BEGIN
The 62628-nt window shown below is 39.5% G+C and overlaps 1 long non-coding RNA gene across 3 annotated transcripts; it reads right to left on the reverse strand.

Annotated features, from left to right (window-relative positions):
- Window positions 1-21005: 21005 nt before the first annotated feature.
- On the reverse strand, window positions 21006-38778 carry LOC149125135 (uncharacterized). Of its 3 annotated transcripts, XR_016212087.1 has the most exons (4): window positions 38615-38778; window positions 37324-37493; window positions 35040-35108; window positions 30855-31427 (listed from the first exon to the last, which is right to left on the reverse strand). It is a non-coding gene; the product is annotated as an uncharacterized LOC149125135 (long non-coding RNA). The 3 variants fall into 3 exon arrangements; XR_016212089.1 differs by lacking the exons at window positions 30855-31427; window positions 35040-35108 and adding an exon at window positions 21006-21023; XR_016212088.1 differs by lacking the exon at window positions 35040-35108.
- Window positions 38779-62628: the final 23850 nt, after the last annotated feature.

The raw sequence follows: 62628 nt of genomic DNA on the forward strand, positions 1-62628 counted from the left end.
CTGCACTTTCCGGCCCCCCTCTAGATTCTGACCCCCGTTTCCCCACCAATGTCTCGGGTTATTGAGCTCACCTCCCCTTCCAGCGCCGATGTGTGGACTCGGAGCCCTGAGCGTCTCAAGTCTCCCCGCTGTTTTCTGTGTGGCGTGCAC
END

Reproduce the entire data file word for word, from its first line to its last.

The 62628-nt window shown below is 39.5% G+C and overlaps 1 long non-coding RNA gene across 3 annotated transcripts; it reads right to left on the reverse strand.

Annotated features, from left to right (window-relative positions):
- Window positions 1-21005: 21005 nt before the first annotated feature.
- On the reverse strand, window positions 21006-38778 carry LOC149125135 (uncharacterized). Of its 3 annotated transcripts, XR_016212087.1 has the most exons (4): window positions 38615-38778; window positions 37324-37493; window positions 35040-35108; window positions 30855-31427 (listed from the first exon to the last, which is right to left on the reverse strand). It is a non-coding gene; the product is annotated as an uncharacterized LOC149125135 (long non-coding RNA). The 3 variants fall into 3 exon arrangements; XR_016212089.1 differs by lacking the exons at window positions 30855-31427; window positions 35040-35108 and adding an exon at window positions 21006-21023; XR_016212088.1 differs by lacking the exon at window positions 35040-35108.
- Window positions 38779-62628: the final 23850 nt, after the last annotated feature.

The raw sequence follows: 62628 nt of genomic DNA on the forward strand, positions 1-62628 counted from the left end.
CTGCACTTTCCGGCCCCCCTCTAGATTCTGACCCCCGTTTCCCCACCAATGTCTCGGGTTATTGAGCTCACCTCCCCTTCCAGCGCCGATGTGTGGACTCGGAGCCCTGAGCGTCTCAAGTCTCCCCGCTGTTTTCTGTGTGGCGTGCAC